Before deciding to import biometric-controlled handgun safes, importers should insist that devices meet the ASTM Standard Specification for Youth-Resistant Firearms Containers (YRFCs), ASTM F2456. One main reason for this is in Section 5., General requirements, which includes the following clause:

“5.5 Digital locking devices with biometric recognition lock features shall be received by the user in a condition such that locks shall not open with the biometric entry method until the authorized user programs a unique biometric method into the YRFC.”

This language is included to prevent user error. Even if an importer intends to have a product tested to California’s Firearms Safety Device standards, the importer should still demand this level of security before finalizing a purchase agreement.

The processor and controls

Keyed bypass locks

1) Common bypass locks


Most handgun safes are fitted with cam locks that override the locking mechanisms proper, allowing access when batteries need replacing. The most common cam locks are short-cylinder cross locks, tubular locks, and wafer locks.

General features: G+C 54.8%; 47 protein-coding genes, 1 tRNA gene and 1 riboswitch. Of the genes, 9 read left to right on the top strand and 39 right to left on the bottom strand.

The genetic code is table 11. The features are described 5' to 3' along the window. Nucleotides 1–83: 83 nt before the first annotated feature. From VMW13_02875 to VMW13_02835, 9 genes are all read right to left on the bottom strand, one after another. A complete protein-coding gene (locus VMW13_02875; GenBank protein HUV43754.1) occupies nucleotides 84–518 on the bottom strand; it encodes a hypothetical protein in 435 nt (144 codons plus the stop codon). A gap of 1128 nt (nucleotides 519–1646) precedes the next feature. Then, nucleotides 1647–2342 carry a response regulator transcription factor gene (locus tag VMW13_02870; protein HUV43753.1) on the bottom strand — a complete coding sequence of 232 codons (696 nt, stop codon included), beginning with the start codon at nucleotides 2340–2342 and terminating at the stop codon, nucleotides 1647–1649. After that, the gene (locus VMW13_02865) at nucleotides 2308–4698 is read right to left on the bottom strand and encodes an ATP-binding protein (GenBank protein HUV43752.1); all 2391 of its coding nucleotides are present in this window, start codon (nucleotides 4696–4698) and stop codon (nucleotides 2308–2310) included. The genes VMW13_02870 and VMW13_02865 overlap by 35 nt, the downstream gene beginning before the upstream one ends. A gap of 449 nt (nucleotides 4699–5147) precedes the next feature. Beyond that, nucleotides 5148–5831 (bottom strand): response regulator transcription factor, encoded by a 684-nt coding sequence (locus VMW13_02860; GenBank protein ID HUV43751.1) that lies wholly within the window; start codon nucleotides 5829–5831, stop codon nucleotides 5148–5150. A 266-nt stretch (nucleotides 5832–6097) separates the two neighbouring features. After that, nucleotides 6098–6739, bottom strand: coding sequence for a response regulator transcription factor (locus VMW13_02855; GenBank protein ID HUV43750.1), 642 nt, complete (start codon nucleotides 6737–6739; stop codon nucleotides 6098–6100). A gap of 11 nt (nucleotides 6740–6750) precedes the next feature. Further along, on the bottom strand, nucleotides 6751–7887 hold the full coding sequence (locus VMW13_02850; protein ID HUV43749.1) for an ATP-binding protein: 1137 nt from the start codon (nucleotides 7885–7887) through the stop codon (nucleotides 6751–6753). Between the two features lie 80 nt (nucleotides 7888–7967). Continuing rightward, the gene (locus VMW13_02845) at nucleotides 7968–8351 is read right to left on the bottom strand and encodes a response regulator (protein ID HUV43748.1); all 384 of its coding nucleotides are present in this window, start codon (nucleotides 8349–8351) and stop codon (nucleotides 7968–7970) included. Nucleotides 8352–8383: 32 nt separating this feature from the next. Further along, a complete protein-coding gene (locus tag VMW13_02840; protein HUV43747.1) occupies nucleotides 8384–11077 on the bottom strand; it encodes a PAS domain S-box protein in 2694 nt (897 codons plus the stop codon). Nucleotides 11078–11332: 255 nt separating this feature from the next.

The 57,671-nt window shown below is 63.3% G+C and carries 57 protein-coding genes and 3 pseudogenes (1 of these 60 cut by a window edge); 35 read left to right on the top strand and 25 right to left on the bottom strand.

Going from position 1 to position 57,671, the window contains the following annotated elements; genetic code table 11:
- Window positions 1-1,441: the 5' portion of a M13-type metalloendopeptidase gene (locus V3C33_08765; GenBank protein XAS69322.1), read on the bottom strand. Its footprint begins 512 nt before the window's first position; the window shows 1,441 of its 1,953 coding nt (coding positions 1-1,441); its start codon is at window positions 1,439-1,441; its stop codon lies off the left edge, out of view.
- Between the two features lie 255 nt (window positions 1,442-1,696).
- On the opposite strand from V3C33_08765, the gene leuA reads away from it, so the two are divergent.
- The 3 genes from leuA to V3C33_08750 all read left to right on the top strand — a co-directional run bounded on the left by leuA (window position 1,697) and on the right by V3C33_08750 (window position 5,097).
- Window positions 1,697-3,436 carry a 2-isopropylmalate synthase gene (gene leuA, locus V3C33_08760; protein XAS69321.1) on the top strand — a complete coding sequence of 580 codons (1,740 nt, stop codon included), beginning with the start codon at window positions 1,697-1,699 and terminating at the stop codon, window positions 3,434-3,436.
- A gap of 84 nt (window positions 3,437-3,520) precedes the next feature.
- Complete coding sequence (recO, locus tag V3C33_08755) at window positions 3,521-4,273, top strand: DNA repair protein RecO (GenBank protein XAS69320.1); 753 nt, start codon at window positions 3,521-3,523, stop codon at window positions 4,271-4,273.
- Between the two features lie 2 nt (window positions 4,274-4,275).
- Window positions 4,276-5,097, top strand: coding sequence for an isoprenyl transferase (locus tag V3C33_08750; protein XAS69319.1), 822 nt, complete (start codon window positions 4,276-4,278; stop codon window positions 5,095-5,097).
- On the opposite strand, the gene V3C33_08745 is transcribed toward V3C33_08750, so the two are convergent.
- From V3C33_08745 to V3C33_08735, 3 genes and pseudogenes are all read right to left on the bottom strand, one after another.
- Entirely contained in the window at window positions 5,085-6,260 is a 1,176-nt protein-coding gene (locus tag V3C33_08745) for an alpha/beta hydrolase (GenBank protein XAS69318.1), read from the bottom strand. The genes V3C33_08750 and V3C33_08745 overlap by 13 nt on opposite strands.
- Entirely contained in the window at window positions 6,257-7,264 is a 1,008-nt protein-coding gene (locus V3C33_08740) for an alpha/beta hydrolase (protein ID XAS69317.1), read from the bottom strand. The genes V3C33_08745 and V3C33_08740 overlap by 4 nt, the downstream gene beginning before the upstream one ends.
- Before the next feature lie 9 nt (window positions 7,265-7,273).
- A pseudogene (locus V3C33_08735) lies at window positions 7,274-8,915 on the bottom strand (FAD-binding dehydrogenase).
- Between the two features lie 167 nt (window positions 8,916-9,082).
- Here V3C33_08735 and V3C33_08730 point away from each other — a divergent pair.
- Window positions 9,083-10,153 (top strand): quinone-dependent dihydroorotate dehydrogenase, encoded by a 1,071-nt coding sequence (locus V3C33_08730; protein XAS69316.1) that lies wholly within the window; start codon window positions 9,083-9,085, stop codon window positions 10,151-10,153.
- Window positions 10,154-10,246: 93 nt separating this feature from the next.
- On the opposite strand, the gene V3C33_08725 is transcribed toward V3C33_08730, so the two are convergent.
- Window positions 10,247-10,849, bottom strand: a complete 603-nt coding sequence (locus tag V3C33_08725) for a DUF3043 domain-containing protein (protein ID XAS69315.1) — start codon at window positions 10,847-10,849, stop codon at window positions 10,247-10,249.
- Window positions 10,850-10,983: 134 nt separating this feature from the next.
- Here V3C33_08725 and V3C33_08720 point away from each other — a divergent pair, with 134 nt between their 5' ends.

Manufacturers who do not have a lock specialist involved in product development must consult a physical-security expert for guidance in selecting appropriate bypass locks for their products. Parts suppliers are not qualified to make recommendations. Nor are locksmiths, since they only recommend locks they sell. Importers and manufacturers must consult a security expert who knows which lock manufacturers in China are making the appropriate locks at an affordable wholesale cost.

Short-cylinder cross locks:

These are mostly found on small personal safes. The cylinders are 1/4-inch to 5/16- inches in depth. With a maximum of two pins per row, and four rows of pins in a cross- shaped keyway, these locks can have as many as 8 pins. In practice, however, one fourth of the keyway is not used for pins, but is used to engage the key. So the typical short-cylinder cross lock has 6 pins. The key has a distinctive four-sided profile.


Short-cylinder cross locks are easily picked with a set of raking tools anyone can purchase on Amazon or through GOSO lock-picking tools online. The locks have been exposed widely on YouTube, and their continued use reveals how little importers know about locks; importers simply embark on selling safes and locks without taking time to learn the first thing about safes or locks.

Tubular locks: